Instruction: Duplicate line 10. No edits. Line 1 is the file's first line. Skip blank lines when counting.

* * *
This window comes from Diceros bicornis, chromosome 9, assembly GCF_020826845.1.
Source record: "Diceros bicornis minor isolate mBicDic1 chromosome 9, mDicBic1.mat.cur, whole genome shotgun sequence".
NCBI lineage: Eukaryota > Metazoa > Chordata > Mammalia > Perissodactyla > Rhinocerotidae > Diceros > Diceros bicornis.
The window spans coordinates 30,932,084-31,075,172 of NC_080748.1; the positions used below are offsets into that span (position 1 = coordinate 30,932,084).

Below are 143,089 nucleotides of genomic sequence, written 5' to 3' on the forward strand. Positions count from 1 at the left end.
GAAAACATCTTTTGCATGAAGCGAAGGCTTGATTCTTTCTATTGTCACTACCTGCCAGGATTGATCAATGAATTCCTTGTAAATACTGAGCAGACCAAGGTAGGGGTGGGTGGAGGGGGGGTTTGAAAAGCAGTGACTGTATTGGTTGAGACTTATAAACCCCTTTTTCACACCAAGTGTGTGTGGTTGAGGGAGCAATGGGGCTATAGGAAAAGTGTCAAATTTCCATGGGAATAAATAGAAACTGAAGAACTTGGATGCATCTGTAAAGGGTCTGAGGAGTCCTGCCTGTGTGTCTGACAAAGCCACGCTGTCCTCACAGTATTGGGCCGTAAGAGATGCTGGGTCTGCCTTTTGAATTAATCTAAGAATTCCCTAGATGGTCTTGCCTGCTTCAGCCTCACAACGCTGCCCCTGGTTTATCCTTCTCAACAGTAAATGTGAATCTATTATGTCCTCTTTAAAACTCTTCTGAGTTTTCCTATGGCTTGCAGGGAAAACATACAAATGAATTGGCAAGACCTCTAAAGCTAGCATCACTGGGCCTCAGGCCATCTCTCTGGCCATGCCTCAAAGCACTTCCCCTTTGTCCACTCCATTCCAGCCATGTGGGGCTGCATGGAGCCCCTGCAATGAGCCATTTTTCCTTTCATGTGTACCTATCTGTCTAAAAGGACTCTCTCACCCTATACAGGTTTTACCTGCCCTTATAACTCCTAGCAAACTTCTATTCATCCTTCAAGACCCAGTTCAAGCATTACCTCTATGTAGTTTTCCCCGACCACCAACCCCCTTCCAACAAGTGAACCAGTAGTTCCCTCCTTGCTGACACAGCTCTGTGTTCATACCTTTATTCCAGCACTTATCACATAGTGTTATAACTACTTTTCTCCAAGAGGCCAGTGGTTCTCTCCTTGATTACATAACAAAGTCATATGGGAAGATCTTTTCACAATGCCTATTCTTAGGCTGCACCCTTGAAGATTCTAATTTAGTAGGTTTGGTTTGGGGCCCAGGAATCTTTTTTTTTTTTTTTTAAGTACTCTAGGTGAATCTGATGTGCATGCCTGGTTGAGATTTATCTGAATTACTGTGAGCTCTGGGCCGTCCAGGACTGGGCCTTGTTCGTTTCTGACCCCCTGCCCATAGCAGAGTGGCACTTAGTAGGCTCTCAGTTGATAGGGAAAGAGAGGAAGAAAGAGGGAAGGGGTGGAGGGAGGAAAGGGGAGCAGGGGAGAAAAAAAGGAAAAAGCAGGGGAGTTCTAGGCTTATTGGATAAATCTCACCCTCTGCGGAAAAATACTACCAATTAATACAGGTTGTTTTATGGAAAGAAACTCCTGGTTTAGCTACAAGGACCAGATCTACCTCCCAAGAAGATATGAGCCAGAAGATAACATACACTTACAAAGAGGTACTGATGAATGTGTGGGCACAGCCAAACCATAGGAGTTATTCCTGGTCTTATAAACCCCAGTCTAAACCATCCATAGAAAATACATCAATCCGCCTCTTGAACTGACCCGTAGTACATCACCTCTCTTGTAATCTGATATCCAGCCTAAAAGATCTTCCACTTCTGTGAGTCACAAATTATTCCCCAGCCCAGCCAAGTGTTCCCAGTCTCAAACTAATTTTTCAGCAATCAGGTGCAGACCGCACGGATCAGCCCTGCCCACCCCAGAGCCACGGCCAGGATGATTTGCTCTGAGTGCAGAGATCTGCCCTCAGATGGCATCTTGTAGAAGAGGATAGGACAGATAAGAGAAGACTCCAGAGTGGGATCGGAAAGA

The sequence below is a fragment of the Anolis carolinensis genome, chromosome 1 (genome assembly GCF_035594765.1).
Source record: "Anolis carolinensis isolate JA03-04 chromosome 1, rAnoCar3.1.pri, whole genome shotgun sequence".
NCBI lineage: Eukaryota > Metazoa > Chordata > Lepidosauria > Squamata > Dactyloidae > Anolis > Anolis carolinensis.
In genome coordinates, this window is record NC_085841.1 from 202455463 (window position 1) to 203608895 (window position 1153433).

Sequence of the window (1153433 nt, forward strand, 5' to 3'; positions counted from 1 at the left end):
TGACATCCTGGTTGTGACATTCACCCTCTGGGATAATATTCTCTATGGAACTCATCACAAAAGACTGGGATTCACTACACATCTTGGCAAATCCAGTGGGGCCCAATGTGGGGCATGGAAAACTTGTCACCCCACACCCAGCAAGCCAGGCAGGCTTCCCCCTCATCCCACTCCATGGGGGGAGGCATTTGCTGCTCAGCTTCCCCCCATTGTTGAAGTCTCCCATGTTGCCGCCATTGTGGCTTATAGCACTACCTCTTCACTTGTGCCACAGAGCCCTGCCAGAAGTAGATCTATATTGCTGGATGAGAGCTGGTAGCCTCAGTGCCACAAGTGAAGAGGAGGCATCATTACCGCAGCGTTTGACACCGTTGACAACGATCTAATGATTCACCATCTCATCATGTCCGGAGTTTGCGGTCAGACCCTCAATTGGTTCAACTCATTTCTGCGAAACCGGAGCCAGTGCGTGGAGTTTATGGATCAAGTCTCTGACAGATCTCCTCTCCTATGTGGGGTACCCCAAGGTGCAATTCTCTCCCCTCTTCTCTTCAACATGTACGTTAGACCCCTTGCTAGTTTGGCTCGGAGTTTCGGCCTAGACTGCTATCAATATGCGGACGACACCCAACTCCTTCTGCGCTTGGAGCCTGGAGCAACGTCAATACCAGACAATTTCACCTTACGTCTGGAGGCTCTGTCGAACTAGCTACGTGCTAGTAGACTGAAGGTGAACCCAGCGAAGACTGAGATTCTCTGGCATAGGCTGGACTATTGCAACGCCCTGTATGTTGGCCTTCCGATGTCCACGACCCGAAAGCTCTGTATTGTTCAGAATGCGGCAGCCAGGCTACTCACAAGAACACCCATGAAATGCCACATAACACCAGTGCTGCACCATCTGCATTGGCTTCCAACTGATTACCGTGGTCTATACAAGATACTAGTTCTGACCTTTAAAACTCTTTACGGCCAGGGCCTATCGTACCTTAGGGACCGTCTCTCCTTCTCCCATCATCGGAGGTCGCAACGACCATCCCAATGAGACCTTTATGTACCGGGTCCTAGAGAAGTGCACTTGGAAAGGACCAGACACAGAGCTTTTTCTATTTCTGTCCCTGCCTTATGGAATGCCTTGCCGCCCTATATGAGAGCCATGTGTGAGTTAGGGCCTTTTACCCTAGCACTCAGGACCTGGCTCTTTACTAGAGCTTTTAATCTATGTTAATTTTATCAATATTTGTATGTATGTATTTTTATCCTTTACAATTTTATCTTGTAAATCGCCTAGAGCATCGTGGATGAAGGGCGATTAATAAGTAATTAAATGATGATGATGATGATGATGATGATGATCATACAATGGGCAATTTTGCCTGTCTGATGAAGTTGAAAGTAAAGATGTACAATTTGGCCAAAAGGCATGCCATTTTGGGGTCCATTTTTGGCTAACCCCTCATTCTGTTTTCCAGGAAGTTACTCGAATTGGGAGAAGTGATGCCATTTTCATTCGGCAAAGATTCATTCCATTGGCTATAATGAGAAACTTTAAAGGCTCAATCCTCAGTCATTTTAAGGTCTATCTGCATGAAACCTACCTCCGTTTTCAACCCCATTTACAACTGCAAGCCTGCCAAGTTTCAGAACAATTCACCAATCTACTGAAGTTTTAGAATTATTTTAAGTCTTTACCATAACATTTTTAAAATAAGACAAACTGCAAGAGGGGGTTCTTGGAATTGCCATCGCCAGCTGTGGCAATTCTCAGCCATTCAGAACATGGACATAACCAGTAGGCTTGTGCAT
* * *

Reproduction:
In genome coordinates, this window is record NC_085841.1 from 202455463 (window position 1) to 203608895 (window position 1153433).